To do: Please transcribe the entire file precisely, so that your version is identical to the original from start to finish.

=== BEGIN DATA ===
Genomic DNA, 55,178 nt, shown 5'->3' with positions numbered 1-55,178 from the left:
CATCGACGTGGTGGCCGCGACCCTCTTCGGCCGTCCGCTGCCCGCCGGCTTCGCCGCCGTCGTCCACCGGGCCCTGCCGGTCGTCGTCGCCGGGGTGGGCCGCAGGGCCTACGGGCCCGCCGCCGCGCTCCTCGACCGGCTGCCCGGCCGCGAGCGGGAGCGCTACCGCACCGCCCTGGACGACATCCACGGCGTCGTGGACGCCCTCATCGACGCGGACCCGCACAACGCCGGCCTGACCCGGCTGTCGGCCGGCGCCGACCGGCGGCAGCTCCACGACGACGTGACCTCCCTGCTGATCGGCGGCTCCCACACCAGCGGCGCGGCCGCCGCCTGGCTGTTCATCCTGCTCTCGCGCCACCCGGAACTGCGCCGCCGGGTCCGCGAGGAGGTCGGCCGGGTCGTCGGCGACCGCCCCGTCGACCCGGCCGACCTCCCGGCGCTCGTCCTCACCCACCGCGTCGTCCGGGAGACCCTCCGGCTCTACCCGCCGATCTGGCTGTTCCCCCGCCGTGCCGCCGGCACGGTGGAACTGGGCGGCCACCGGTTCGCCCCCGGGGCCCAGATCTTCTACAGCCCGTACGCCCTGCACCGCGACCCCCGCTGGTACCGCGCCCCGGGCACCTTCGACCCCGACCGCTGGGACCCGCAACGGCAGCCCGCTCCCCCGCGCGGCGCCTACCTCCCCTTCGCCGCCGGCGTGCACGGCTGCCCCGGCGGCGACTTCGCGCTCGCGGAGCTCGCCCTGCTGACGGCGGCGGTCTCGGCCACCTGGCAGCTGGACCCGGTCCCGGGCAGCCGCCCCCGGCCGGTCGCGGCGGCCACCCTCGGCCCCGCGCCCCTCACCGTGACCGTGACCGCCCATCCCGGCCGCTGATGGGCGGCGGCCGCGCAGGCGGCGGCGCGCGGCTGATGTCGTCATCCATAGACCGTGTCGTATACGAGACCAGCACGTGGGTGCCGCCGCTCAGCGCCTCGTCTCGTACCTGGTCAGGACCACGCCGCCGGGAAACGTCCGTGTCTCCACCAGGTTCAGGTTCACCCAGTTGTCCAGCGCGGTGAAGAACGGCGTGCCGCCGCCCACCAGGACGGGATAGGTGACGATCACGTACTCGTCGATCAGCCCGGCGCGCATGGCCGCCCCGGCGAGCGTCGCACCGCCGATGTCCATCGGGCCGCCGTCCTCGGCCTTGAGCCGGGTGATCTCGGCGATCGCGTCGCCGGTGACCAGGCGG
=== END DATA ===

Genomic DNA, 55,178 nt, shown 5'->3' with positions numbered 1-55,178 from the left:
CATCGACGTGGTGGCCGCGACCCTCTTCGGCCGTCCGCTGCCCGCCGGCTTCGCCGCCGTCGTCCACCGGGCCCTGCCGGTCGTCGTCGCCGGGGTGGGCCGCAGGGCCTACGGGCCCGCCGCCGCGCTCCTCGACCGGCTGCCCGGCCGCGAGCGGGAGCGCTACCGCACCGCCCTGGACGACATCCACGGCGTCGTGGACGCCCTCATCGACGCGGACCCGCACAACGCCGGCCTGACCCGGCTGTCGGCCGGCGCCGACCGGCGGCAGCTCCACGACGACGTGACCTCCCTGCTGATCGGCGGCTCCCACACCAGCGGCGCGGCCGCCGCCTGGCTGTTCATCCTGCTCTCGCGCCACCCGGAACTGCGCCGCCGGGTCCGCGAGGAGGTCGGCCGGGTCGTCGGCGACCGCCCCGTCGACCCGGCCGACCTCCCGGCGCTCGTCCTCACCCACCGCGTCGTCCGGGAGACCCTCCGGCTCTACCCGCCGATCTGGCTGTTCCCCCGCCGTGCCGCCGGCACGGTGGAACTGGGCGGCCACCGGTTCGCCCCCGGGGCCCAGATCTTCTACAGCCCGTACGCCCTGCACCGCGACCCCCGCTGGTACCGCGCCCCGGGCACCTTCGACCCCGACCGCTGGGACCCGCAACGGCAGCCCGCTCCCCCGCGCGGCGCCTACCTCCCCTTCGCCGCCGGCGTGCACGGCTGCCCCGGCGGCGACTTCGCGCTCGCGGAGCTCGCCCTGCTGACGGCGGCGGTCTCGGCCACCTGGCAGCTGGACCCGGTCCCGGGCAGCCGCCCCCGGCCGGTCGCGGCGGCCACCCTCGGCCCCGCGCCCCTCACCGTGACCGTGACCGCCCATCCCGGCCGCTGATGGGCGGCGGCCGCGCAGGCGGCGGCGCGCGGCTGATGTCGTCATCCATAGACCGTGTCGTATACGAGACCAGCACGTGGGTGCCGCCGCTCAGCGCCTCGTCTCGTACCTGGTCAGGACCACGCCGCCGGGAAACGTCCGTGTCTCCACCAGGTTCAGGTTCACCCAGTTGTCCAGCGCGGTGAAGAACGGCGTGCCGCCGCCCACCAGGACGGGATAGGTGACGATCACGTACTCGTCGATCAGCCCGGCGCGCATGGCCGCCCCGGCGAGCGTCGCACCGCCGATGTCCATCGGGCCGCCGTCCTCGGCCTTGAGCCGGGTGATCTCGGCGATCGCGTCGCCGGTGACCAGGCGG